ID or Contractor... Why Not These Firms That are Both?
Having trouble deciding between hiring a contractor and an interior designer? Save yourself the headache, and work with a contractor-ID instead.
Call them the 'middle ground' between the two: Like contractors, these firms often focus on executing ideas and delivering quality workmanship; but if needed, contractor-IDs are also capable of offering project management and design services (e.g. 3D drawings and spatial planning) like design-centric IDs.
Put simply, if you already have a clear idea of what your dream home will look like, but lack the time to personally manage your project – a contractor-ID might just be the perfect fit for your renovation needs.
Get in touch with one now! Or keep scrolling to take a look at our favourite spaces done up by these all-in-one firms:
1. With its warm wooden grains and neutral shades, this simple, homely abode puts us right at ease! Smartly planned carpentry help to maximise every inch of this welcoming apartment, from the bedroom's sliding wardrobe door/TV console to a multi-purpose bunk bed that comes with its own study desk.
Interior Designer: First Dot Design
2. Talk about clashing elements! Smooth curves and boxy silhouettes meet in this comfy abode, which uses subdued shades to downplay the contrast. But things don’t stop there: subtle hints of Eastern and Western influences are used to amazing effect here. For instance, simple, MUJI-style built ins are matched with European wall mouldings and shaker-style cabinets for a thematic twist.
Interior Designer: Letz Interior
3. Sometimes, all you need are the essentials plus a clear vision. Aside from sticking to boxy shapes and warm wood finishes, this 4-room HDB flat also features plenty of similar-looking furniture and accessories that complete its refreshingly simple look. The result? Reduced renovation costs, without compromising on style.
Interior Designer: U & Me Interior
4. Skimming the line between stark minimalism and opulence, the all-white palette used here is a genius trick that makes this HDB flat appear larger! Alongside minimal décor, glossy layers further accentuate the feeling of openness. As a finishing touch, French style walls (one of which actually conceals the bomb shelter door) and marbled finishes were included to create a clean, modern look with a touch old-world class.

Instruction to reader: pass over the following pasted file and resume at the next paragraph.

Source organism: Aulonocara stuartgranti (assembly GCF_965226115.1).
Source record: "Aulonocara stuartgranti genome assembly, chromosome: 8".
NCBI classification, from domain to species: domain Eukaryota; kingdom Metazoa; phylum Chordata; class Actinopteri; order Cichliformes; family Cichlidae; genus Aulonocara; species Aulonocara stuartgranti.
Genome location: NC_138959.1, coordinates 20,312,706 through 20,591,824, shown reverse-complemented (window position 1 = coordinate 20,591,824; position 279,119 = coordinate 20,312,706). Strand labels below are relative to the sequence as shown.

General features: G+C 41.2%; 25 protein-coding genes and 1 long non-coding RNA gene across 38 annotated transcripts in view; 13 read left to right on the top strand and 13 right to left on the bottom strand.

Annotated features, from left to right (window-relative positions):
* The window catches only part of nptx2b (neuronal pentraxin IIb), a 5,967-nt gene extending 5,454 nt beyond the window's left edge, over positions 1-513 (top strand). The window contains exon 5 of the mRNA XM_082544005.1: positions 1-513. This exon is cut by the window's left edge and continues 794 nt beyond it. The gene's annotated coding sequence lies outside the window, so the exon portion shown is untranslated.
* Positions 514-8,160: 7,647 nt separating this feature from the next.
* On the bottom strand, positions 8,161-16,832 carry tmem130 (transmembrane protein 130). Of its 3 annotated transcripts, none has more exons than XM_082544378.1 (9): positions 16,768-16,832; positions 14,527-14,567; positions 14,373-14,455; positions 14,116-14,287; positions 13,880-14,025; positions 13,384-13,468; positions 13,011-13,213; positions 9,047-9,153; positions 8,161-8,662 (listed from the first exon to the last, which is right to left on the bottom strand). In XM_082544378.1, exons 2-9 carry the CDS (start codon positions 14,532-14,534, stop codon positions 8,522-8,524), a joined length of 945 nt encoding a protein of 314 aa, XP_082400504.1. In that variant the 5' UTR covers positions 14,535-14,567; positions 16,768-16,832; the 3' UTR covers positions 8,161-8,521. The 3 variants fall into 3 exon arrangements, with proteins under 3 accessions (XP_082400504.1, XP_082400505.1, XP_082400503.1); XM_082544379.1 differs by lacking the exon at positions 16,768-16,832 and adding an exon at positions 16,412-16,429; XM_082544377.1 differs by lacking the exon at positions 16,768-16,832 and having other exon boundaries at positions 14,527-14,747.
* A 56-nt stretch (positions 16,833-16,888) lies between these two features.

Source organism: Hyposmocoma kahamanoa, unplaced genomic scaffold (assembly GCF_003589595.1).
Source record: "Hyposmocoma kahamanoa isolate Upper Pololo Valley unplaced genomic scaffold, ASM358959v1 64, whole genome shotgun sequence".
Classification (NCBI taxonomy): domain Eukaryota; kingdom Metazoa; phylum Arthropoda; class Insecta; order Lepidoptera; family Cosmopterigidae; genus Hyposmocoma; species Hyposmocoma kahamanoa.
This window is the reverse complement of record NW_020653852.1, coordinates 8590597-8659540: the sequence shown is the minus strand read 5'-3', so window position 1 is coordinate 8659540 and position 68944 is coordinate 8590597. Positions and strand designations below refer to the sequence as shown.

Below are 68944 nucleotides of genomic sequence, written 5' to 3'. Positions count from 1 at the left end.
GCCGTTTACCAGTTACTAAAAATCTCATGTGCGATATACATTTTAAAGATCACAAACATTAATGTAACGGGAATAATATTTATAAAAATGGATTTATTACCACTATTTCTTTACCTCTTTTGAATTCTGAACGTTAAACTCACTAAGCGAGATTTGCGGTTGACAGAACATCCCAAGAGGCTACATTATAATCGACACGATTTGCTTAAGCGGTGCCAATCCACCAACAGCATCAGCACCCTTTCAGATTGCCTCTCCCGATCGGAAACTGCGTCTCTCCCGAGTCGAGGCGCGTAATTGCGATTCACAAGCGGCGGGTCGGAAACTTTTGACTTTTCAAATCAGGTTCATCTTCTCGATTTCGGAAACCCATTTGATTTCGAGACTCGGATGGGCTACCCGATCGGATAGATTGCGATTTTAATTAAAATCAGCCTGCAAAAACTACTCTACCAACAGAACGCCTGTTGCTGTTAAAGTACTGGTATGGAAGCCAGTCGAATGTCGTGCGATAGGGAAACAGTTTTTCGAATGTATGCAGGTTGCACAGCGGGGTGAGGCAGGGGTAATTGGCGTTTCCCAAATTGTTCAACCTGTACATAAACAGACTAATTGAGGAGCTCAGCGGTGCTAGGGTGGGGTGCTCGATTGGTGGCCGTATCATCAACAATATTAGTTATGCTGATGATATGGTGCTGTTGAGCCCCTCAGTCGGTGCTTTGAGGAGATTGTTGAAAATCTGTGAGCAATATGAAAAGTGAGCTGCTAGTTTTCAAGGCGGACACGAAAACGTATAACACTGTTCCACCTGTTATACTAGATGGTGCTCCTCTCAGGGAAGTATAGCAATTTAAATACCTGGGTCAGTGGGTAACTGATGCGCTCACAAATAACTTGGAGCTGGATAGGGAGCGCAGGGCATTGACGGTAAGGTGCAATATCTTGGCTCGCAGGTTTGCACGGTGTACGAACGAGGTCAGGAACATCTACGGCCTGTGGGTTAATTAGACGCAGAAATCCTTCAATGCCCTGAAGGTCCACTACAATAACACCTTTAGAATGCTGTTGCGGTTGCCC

Interior Designer: ID Gallery
5. Save for the hints of colour, this monochromatic HDB flat is a minimalist’s dream. Walls along the kitchen and study room were hacked away to make way for a lofty, open layout that brings with it a ton of sunlight. Along with clean-cut built-ins and striking finishes (namely that insta-worthy marble feature wall), the result is a tranquil yet upscale abode perfect for escaping in.
Interior Designer: Colourbox Interior
6. Pops of blue and navy match surprisingly well with this home’s warm industrial décor, adding a pinch of lightheartedness. Smart, functional ideas abound too; for instance, the original study room wall was hacked to form an open-plan dining space and smaller, glass-enclosed room for the homeowner’s pets. The master bedroom is similarly packed with storage space – think platform cabinets, and even a partition piece that doubles as a vanity and study table.
Interior Designer: Butler Interior
7. While all of us may have different ideas of what a 'cosy' space is, we can all probably agree that this home – with its unpretentious décor and functional built-ins - nails the vibe perfectly. Using a palette of medium-toned woods and neutrals, carpentry is kept to simple shapes for a classic look. And it doesn’t skimp on storage either - every inch of usable space is maximized, from the multi-purpose partition wall to platform cubbies for a practical home that’s built to last.
Interior Designer: Tan Studio
8. Working on a timeless colour combination, this home brings an edgy slant with its cubic shapes and clean-cut detailing. Polished surfaces such as the pearlescent backsplash and brushed metal console wall bring a hint of shine, keeping things from looking flat. Meanwhile, the glass-encased study provides a visual change from the otherwise stark, monochromatic theme.
Interior Designer: Design Plus